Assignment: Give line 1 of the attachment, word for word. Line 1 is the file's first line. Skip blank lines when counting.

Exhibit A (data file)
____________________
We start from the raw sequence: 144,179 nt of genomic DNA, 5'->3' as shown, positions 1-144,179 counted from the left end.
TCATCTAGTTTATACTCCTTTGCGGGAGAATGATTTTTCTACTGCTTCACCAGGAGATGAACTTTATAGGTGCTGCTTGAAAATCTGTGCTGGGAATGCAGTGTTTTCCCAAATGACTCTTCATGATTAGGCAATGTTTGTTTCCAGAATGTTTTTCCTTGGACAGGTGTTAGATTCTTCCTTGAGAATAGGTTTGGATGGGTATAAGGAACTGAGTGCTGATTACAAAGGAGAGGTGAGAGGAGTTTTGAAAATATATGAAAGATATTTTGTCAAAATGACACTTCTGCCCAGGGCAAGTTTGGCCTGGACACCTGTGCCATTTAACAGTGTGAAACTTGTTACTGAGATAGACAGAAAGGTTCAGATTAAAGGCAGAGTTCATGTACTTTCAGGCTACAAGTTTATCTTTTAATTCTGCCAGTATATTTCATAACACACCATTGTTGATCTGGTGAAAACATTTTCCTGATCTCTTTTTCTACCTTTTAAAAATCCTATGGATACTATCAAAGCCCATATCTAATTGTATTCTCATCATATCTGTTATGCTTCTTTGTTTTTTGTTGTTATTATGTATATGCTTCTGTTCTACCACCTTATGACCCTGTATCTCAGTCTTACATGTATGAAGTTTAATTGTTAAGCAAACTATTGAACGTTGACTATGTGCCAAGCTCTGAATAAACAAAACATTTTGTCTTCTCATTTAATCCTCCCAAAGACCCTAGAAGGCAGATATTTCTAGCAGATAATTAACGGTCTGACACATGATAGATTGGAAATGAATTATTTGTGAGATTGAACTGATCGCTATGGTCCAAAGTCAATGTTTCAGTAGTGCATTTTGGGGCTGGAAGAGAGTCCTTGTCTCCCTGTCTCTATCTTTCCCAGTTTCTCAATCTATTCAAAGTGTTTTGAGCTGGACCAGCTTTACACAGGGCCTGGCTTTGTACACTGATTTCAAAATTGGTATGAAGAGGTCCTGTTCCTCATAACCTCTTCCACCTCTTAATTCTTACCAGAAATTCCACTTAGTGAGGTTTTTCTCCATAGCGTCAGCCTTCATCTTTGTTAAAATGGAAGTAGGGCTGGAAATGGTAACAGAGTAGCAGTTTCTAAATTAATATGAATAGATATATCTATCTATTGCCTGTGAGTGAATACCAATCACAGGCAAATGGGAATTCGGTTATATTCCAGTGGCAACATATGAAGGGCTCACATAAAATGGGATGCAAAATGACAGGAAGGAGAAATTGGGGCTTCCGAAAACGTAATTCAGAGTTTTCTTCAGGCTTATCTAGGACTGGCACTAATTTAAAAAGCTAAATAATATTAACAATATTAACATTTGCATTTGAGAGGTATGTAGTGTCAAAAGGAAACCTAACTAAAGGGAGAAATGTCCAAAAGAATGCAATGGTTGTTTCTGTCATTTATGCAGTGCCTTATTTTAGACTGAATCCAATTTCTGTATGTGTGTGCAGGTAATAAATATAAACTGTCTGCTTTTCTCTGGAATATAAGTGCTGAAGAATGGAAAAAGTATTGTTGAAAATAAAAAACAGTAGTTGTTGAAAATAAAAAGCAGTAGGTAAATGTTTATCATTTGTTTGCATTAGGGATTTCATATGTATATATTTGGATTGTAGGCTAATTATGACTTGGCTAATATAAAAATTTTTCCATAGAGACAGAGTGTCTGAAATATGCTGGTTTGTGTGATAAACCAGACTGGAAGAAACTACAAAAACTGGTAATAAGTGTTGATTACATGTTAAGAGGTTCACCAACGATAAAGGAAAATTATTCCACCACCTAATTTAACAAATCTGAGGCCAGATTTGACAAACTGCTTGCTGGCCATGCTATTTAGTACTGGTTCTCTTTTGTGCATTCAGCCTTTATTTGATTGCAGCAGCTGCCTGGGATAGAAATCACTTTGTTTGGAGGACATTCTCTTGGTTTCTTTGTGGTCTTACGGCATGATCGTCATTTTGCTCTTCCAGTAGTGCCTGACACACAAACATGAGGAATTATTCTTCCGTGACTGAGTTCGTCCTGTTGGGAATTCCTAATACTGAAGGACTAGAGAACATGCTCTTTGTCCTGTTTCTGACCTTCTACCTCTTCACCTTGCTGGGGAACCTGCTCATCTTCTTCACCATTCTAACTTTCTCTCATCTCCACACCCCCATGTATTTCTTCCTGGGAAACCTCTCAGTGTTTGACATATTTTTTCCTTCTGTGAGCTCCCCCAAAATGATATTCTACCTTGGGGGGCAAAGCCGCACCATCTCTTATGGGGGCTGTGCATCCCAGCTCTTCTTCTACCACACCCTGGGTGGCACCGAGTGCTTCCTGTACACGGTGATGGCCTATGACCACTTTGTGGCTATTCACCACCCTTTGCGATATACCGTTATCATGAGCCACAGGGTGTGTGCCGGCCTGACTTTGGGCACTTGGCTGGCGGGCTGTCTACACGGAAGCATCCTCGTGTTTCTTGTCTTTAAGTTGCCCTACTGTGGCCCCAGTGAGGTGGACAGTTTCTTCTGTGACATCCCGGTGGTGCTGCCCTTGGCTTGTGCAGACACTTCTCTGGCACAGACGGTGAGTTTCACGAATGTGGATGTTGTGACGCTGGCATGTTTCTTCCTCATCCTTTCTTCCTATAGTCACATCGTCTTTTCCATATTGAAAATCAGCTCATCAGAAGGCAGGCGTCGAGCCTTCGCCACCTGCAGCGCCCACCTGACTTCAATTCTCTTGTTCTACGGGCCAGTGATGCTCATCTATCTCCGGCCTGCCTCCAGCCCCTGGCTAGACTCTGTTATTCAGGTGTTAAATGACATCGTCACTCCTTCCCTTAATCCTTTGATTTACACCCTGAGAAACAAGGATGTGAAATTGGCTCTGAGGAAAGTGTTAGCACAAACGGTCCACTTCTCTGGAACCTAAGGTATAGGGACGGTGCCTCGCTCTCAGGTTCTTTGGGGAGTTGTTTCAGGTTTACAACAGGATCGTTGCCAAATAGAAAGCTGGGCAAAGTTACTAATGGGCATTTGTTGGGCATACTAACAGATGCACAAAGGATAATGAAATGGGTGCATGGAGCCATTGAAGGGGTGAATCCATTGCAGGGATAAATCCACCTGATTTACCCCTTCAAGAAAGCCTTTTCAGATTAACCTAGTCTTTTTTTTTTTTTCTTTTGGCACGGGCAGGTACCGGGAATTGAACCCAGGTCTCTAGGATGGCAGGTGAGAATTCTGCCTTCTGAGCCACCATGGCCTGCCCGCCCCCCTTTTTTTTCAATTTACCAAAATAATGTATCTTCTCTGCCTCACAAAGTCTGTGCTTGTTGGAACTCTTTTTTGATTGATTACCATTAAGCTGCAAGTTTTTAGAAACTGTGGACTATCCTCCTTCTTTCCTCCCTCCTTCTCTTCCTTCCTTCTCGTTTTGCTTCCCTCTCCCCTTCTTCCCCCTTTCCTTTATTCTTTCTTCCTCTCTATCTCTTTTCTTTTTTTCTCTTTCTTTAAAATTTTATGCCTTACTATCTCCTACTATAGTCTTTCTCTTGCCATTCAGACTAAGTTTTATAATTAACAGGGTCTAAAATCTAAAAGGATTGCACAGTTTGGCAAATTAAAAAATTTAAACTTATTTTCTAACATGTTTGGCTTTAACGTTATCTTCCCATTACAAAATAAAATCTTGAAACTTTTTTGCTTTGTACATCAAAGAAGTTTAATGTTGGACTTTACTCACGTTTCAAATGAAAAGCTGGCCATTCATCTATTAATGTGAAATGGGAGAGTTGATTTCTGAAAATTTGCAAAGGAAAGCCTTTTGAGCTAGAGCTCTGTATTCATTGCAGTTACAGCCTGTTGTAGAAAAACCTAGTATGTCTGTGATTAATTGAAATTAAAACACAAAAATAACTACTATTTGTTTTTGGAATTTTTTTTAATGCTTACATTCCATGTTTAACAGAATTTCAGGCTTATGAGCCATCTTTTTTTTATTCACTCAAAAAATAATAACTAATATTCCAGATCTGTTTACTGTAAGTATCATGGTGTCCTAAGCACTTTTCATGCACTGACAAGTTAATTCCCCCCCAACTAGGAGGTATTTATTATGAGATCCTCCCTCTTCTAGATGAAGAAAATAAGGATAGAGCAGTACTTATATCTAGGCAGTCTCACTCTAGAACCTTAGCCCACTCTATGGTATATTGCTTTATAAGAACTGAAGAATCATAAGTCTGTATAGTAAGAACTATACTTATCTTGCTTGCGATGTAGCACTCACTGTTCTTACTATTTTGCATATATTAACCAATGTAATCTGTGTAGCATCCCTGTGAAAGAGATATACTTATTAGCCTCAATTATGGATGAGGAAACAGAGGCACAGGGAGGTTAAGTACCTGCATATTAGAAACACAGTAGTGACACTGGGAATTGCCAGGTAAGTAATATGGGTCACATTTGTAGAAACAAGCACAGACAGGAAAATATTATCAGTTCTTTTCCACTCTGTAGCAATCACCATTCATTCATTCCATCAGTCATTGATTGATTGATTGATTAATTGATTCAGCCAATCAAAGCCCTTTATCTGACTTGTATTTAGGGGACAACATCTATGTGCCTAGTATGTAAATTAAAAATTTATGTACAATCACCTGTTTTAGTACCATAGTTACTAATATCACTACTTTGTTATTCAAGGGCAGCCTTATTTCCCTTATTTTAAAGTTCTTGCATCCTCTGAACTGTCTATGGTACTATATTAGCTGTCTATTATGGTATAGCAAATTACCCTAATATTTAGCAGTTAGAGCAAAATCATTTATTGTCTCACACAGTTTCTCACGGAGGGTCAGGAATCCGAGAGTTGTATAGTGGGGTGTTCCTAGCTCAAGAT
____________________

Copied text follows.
We start from the raw sequence: 144,179 nt of genomic DNA, 5'->3' as shown, positions 1-144,179 counted from the left end.